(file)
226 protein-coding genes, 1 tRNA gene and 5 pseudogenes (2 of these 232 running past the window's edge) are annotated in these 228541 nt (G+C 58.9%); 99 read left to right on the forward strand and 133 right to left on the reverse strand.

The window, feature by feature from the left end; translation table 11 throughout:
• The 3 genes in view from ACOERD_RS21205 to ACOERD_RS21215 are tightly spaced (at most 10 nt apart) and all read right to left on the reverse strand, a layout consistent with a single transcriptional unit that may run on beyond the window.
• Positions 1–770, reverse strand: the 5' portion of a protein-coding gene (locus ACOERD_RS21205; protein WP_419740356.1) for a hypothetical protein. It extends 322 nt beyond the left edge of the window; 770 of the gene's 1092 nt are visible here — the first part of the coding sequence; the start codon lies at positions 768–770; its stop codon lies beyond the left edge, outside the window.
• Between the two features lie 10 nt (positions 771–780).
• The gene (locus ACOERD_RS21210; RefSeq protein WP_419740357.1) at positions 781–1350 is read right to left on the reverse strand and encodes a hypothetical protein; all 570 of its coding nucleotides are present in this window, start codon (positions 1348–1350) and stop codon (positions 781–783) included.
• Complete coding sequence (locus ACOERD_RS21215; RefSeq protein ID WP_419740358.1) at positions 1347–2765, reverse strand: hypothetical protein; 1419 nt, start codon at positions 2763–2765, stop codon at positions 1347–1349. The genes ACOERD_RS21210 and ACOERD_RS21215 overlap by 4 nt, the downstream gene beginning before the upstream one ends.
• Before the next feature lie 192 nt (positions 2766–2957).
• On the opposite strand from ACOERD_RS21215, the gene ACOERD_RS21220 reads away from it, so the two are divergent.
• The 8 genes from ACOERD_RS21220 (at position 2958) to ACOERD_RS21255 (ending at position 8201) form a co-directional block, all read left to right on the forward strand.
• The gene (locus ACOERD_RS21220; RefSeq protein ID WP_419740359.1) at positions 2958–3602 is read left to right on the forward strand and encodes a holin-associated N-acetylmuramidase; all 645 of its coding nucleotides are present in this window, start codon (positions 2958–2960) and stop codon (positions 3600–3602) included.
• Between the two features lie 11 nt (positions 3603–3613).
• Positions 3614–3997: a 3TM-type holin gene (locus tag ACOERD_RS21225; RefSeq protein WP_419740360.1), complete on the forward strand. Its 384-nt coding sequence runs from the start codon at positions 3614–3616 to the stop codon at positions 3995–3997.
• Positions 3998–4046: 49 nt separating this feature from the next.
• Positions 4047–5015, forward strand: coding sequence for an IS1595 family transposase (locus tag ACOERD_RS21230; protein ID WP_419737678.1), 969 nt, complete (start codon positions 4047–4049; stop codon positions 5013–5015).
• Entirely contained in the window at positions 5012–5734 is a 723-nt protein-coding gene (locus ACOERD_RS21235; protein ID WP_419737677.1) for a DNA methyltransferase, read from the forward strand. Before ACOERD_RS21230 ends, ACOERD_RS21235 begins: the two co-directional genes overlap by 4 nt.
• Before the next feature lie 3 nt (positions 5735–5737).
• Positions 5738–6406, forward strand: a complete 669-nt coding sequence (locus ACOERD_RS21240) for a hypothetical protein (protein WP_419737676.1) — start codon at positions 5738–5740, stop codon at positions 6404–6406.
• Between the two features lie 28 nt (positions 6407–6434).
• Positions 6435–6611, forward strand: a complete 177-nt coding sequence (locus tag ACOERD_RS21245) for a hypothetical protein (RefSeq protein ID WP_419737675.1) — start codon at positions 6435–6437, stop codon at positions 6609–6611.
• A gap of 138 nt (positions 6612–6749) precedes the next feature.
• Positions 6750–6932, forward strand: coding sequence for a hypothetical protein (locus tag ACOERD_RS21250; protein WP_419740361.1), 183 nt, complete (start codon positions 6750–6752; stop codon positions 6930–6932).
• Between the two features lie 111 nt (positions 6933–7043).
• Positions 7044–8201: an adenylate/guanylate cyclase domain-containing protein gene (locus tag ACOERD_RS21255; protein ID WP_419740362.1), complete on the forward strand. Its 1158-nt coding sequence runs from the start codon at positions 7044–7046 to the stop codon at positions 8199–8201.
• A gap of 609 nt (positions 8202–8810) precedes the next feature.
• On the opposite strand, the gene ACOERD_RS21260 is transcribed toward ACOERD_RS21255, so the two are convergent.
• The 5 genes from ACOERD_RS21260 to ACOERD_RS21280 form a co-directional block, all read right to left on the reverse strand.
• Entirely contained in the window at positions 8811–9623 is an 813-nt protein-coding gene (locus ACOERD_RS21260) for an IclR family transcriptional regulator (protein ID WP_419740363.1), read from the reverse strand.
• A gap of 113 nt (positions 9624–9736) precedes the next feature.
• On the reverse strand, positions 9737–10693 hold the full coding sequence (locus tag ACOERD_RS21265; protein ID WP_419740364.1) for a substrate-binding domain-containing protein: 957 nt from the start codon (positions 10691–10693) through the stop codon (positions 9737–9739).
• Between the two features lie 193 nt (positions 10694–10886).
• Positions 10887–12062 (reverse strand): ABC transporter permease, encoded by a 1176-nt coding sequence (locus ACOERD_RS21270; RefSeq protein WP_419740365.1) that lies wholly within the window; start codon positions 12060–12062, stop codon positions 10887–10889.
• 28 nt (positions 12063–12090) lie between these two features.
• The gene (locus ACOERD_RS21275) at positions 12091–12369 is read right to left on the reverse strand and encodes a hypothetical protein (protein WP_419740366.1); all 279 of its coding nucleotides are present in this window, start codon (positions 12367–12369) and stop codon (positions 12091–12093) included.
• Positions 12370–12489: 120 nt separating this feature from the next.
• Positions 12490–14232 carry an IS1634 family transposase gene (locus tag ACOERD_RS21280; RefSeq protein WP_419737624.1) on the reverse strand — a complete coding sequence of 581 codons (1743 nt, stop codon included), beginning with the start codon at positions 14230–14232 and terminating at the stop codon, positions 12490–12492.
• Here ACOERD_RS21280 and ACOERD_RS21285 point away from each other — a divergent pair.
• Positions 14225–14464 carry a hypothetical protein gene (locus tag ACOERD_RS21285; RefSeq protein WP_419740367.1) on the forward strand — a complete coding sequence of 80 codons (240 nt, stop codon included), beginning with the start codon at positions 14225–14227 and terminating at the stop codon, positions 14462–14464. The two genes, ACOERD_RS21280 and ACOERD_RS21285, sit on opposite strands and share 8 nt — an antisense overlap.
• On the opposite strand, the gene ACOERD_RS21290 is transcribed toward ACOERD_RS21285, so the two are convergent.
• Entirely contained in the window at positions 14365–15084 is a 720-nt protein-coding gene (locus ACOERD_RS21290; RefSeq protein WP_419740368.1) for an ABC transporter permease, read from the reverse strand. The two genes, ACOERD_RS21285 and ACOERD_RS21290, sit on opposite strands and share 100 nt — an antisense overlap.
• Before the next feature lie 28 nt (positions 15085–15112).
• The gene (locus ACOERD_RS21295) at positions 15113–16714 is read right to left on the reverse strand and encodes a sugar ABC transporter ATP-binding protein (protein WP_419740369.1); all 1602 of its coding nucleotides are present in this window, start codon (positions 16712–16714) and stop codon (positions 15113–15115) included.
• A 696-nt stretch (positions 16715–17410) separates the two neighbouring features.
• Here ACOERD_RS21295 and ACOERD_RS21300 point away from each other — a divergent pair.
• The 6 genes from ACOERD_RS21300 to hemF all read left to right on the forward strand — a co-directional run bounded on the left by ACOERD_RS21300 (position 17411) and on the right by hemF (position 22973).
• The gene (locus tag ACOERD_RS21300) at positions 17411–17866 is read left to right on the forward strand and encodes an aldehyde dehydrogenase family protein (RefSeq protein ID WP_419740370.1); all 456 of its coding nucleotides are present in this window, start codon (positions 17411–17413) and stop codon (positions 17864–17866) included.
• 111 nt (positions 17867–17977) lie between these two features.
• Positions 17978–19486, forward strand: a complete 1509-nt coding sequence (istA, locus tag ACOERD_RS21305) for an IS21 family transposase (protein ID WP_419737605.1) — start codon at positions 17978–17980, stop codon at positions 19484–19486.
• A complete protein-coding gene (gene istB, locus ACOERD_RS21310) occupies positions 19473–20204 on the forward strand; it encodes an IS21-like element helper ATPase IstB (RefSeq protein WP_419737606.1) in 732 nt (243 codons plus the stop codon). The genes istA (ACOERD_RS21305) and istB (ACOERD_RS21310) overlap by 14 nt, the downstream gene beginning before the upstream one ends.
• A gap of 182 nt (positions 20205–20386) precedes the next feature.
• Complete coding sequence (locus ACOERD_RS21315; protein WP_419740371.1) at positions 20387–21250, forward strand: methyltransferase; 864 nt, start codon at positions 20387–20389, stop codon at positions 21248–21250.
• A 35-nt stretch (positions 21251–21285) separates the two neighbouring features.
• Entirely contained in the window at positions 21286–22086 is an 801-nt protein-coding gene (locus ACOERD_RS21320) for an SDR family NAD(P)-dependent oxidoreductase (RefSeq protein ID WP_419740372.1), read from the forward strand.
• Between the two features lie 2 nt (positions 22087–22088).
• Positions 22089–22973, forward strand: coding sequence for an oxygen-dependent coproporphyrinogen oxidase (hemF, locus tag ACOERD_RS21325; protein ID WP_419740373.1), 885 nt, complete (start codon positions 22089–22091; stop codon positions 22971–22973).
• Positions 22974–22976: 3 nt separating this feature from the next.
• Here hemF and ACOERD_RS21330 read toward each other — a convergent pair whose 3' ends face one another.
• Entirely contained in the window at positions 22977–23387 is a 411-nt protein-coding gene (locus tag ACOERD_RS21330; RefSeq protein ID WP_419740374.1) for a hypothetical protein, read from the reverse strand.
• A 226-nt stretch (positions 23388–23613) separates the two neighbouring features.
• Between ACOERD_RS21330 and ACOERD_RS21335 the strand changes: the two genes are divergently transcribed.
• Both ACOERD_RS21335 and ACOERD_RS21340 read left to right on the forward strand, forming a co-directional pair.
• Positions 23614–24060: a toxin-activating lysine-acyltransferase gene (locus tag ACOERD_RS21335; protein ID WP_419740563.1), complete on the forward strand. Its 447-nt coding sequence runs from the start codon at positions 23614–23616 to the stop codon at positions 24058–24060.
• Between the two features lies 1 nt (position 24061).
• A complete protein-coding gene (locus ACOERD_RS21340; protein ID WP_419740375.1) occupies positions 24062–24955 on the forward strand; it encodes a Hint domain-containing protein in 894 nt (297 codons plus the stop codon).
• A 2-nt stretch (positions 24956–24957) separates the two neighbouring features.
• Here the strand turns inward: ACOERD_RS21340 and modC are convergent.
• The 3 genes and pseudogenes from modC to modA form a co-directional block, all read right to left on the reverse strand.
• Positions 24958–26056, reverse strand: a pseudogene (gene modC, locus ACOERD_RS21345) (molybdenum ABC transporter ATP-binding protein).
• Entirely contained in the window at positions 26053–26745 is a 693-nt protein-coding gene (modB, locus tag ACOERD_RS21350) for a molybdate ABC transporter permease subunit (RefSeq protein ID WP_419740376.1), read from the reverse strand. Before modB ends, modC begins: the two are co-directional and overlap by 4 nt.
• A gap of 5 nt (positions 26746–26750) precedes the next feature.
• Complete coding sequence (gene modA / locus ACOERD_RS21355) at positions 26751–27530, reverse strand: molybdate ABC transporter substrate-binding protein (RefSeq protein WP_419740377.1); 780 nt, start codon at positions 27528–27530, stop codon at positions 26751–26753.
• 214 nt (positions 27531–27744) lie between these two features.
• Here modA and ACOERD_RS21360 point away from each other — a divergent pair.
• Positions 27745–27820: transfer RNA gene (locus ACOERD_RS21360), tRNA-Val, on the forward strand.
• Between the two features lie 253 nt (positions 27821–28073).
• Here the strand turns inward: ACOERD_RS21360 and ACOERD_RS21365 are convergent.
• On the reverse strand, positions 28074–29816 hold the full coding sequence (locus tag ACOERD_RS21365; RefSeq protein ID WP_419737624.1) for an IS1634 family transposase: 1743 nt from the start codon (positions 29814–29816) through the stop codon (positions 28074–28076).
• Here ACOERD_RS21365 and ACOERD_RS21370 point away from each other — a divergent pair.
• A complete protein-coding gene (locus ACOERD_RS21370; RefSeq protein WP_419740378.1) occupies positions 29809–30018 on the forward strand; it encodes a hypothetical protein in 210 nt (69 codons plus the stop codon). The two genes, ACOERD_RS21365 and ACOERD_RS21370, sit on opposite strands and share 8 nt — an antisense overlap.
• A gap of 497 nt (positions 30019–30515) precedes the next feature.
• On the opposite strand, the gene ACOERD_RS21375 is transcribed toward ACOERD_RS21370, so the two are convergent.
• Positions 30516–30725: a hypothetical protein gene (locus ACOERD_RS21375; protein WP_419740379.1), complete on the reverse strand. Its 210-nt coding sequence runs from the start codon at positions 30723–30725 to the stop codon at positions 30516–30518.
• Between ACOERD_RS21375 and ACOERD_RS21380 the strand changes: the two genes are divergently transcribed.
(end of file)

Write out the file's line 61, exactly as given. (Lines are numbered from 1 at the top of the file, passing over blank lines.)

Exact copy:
• Both ACOERD_RS21335 and ACOERD_RS21340 read left to right on the forward strand, forming a co-directional pair.